One of the most memorable biblical stories for me is Samson and Delilah. Strength, seduction, hero, capture, hair… who would forget?
Samson the hero; a brave warrior, leader of men and Nazarite of God? or a misfit given to whoring and lust, who failed to fulfil his destiny? In Lion’s Honey David Grossman takes on one of the most vivid and controversial biblical character and psychoanalyse it.
Until it is mentioned though, I forgot that Samson had battled with a lion, involve with many women, when I thought it was just Delilah, and his final betrayal by the one woman he loves, Delilah.
The book begins with The Book of Judges in the bible, 29 pages from chapter 13 to 16 in the original King James translation. Followed by a foreword and followed by part story part analysis of the events of Samson’s life, climax into Samson’s final act of death, bringing down a temple on himself and three thousand Philistines.
Grossman asked if the hero of our story is a man who does not know, and perhaps will never reall understand, that God, even before his birth, has nationalised his desires, his love, his emotional life. – page 41
Is Samson’s downfall pre-destined and the will of God? Is Samson’s downfall happened so that he could fulfil a higher mission? It does seem so in this biblical context. But why did he succumb to Delilah’s trickery? when evidently he knew that she is not trustworthy?
The answer to the last question, however, lies within this book.
The brilliance of this book however is not the psychoanalysis but Grossman’s symbolic interpretation of Samson as both the epitome of the Israel psyche and the birth of the suicide killer.
To this may be added the well-known Israeli feeling, in the face of any threat that comes along, that the country’s security is crumbling – a feeling that also exists in the case of Samson, who in certain situations seems to shatter into pieces, his strength vanishing in the blink of an eye. This kind of collapse, however, does not reflect one’s actual strength, and often carries in its wake an overblown display of force, further complicating the situation. all of this attests, it would seem to a rather feeble sense of ownership of the power that had been attained, and, of course, to a deep existential insecurity. – page 89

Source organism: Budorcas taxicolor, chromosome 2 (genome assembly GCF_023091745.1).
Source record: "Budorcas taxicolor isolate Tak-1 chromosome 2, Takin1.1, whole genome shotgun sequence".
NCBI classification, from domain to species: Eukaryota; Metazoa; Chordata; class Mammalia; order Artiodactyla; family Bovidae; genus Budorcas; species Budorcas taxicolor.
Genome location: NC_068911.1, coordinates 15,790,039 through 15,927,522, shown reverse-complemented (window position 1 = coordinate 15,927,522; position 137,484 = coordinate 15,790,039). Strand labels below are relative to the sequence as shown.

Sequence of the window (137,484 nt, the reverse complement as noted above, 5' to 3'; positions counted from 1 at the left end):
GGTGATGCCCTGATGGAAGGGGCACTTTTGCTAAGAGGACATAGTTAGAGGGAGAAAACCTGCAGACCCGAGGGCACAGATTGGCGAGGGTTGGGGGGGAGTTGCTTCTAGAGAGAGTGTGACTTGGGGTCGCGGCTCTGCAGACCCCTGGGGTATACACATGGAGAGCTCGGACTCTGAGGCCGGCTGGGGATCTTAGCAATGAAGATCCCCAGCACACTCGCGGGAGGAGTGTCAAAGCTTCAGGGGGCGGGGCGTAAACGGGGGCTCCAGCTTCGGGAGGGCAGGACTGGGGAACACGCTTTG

As a symbol of strength, Samson name is found on ‘Samson’s Foxes’ of the 1948 War of independence to the ‘Samson’ unit created during the first Palestinian intifada in the late 1980s etc.
‘Those who were slain by him as he died’, it is written, outnumbered those who had been slain by him when he lived’, and in the echo chamber of our own time and place there is no escaping the thought that Samson was, in a sense, the first suicide killer; and although the circumstances of his deed were different from those familiar to us from the daily reality of the streets of Israel, it may be that the act itself established in human consciousness a mode of murder and revenge directed at innocent victims, which has been perfected in recent years. – page 143
Short, concise, thought provoking as most of the novels in the Canongate myth series aspire to be. This book is a good read for the lonely soul and a juxtaposition of Samson and today’s Israel.
There is a point in the Samson story – the moment he falls asleep on Delilah’s lap – that seems to absorb and encapsulate the entire tale.
Let my soul die as it had always lived. Without being truly close to another soul, alone among foreigners who sought without surcease to injure it, ridicule it, betray it. Let my soul die with the Philistines.
My first book for the Read-a-Myth Challenge, more to come! (By the way, I am hosting this, together with Bina@ifyoucanreadthis :))
Hardback. Publisher: Canongate 2006; Length: 156 pages ; Setting: Biblical time. Source: Reading Library. Finished reading on: 28 May 2010. Translated from Hebrew by Stuart Schoffman.
About the writer:
David Grossman is a leading Israeli writer whose work has been translated into 25 languages. He is the author of six internationally acclaimed novels and a number of children’s books. Gross man has been presented with numerous awards including the Chevalier de ‘Ordre des Arts et des Lettres (France). He lives with his wife and children in a suburb of Jerusalem. Alongside Amos Oz, he has been one of the most prominent cultural advocates of a two-state solution to the Israeli-Palestinian conflict.
Have you read any of Grossman or books from the Canongate Myth series?